Easily distracted, PC Peter Grant is a probationary officer with a dull future of tedious admin ahead of him – until he takes a witness statement from a ghost in Covent Garden and finds himself recruited into the Met’s little-advertised supernatural division…
Of Sight, Of Mind, Of Heart is one of those short stories that should come with a warning: don’t read in public; guaranteed to make you cry. Guaranteed to make me cry, anyway, and it’s a pretty solid rule that I do love a story that grabs my heart strings and embarrasses me in public.
When the High Priestess dies, the lesser priestesses leave the Tombs of Atuan and go in search of the newborn she has become. If she grows healthy and unblemished, she is fed to the Nameless Ones, keeper of their rituals, heir to their secrets. Could such a child ever turn her back on the Dark?
“You take a shortcut through the hydroponics bay on your way to work, and notice that the tomato plants are covered in tiny crawling insects that look like miniature beetles.”
WHAT CAN POSSIBLY GO WRONG?
Caroline M Yoachim’s entertaining response wins a Nebula nomination.
There are rules governing how high tech civilisations engage with the up and coming. But there’s no stopping well-meaning meddling in a future where death need only be temporary. Now a girl who should never have been reincarnated will try to kill the most important man in her world; and a dead general must decide whether to bring a virtual War on Hell into the Real…
Climate change has herded humanity into Hives, the 99% pacified by a diet of mass media while the super-rich look out for themselves. Orphan Kir is part of a project – the Needle – trying to make mass migration into space feasible. But her on-board AI has uncovered secrets it wants to share with her – if it can find a way around the code that controls it.
Inside a world of worlds within worlds, a wonder of the galaxy, evolved civilisations play out their conflicts through the bloody wars of lesser societies. When a warring king is murdered and his heir framed, the prince strikes out into space in search of his long-lost sister, a ward of the Culture. But will they intervene?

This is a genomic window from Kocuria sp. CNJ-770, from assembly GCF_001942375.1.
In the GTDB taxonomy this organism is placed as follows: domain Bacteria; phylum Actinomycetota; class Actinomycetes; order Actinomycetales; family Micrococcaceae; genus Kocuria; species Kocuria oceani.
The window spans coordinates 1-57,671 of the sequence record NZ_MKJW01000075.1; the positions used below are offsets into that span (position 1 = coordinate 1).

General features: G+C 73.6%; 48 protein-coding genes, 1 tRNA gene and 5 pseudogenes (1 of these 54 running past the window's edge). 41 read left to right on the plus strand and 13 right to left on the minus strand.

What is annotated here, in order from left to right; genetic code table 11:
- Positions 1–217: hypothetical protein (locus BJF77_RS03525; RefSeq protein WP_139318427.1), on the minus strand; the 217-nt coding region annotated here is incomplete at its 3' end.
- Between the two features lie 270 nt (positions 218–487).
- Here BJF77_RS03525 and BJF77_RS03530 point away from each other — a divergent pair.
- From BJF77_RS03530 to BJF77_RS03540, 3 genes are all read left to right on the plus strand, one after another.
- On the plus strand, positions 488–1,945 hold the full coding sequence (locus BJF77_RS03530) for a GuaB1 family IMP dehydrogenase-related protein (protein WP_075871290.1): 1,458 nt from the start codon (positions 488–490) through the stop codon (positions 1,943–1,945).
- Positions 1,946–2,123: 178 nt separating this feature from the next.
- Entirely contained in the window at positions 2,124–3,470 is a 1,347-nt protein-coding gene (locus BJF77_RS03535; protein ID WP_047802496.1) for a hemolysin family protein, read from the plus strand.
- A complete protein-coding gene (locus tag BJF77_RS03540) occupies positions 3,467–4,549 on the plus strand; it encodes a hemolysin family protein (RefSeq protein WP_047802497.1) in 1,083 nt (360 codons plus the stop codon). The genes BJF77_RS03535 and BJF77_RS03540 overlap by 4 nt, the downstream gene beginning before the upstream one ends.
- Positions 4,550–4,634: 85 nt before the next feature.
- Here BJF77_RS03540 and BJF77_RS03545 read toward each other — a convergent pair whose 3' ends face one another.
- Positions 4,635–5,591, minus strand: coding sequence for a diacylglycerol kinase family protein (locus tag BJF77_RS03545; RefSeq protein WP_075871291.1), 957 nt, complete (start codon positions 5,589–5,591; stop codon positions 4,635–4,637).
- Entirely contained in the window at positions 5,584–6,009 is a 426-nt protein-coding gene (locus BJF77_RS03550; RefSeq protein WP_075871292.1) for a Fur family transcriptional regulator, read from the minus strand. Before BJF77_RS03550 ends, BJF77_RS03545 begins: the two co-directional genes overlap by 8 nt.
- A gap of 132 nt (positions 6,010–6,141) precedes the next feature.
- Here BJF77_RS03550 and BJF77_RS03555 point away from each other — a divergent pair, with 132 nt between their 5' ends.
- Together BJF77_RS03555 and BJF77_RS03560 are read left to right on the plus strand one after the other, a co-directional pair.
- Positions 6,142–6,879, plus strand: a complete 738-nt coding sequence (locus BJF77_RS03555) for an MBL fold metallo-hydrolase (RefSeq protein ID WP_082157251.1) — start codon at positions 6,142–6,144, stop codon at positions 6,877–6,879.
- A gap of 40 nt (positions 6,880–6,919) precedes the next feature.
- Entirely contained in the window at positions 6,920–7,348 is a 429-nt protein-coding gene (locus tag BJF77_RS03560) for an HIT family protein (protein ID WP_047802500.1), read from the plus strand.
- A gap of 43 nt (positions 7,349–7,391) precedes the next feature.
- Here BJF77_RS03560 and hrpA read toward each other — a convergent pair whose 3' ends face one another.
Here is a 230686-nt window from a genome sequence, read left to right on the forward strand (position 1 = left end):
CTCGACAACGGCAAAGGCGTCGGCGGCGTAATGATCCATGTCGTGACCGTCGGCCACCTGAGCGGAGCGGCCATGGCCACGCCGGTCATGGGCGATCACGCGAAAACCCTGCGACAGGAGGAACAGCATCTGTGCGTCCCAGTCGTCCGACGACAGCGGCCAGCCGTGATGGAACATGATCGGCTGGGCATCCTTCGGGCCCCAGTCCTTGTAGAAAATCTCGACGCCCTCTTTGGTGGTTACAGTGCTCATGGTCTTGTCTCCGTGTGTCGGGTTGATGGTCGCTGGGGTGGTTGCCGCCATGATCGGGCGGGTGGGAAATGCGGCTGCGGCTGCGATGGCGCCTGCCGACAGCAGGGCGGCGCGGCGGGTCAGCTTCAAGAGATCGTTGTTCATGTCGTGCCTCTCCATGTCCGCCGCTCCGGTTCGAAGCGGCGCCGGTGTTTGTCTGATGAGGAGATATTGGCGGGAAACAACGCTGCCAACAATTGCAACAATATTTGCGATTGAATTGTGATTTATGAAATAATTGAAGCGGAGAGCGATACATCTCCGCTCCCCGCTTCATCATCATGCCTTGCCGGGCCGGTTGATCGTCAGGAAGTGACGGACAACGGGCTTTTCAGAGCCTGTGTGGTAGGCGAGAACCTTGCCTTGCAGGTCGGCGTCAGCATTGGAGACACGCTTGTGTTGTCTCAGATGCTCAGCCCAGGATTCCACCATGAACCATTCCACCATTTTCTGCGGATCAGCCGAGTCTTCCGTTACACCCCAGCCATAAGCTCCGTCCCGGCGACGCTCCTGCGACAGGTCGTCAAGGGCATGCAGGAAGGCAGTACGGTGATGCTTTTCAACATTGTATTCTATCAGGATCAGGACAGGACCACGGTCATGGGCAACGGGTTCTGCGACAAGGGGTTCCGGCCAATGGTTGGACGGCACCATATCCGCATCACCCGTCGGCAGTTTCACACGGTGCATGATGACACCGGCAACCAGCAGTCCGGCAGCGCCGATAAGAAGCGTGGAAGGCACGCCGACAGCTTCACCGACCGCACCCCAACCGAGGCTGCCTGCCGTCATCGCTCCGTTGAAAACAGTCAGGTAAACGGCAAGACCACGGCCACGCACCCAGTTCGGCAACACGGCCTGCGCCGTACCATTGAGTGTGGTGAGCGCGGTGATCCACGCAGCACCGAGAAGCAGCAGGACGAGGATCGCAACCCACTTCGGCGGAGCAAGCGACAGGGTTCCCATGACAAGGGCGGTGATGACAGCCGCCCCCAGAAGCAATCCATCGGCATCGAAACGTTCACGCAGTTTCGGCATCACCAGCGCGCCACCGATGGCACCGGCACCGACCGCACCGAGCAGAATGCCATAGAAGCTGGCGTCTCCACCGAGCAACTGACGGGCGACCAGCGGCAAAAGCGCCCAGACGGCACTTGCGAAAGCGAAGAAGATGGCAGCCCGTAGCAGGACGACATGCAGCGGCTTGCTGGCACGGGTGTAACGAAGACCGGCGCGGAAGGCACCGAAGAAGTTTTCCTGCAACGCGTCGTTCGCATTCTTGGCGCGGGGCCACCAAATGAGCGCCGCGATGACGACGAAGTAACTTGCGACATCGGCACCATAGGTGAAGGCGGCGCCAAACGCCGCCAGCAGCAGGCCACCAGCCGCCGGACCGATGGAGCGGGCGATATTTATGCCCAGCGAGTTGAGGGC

800 years after the Idiran War, the dying light of two suns destroyed in it will finally reach Masaq’ Orbital. For Ziller, the occasion is overshadowed by the arrival of a Chelgrian emissary on a mission to bring the composer in exile home. But Quilan has other motives for his visit, and the Idiran War is not the only one whose consequences will be felt on Masaq’.
Nowhere is a small community founded on the teachings of the Unnamed Midwife, flourishing nearly 100 years after a plague drove women to the brink of extinction. But outside Nowhere’s walls, violent men still seize what they desire. Can there be any hope for a better future?
Daniel Dann doesn’t believe in ESP, but he’s monitoring telepaths on a top secret Navy project. The Navy wants to talk securely to submarines, but across the galaxy a desperate race on a dying planet latch on to the little group’s signals as their last best hope to save their children. Whatever the cost.
In Haspidus, it’s unthinkable that a woman could be a doctor, much less the King’s physician. But foreigner Vosill has King Quience’s ear and more than cures in her bag of tricks. Across the mountains in Tassasen, another foreigner, DeWar, has risen to prominence to be Protector General UrLeyn’s bodyguard. But are either of them what they seem? And as tensions rise, whose loyalty can be trusted?
No matter how advanced a civilisation may be, there’s always a chance it will encounter an Out of Context Problem: something so far beyond it that it may accidentally – or intentionally – destroy everything. When an impenetrable black-body sphere appears in Culture space, factions scramble to take advantage – if they can work out how to do so.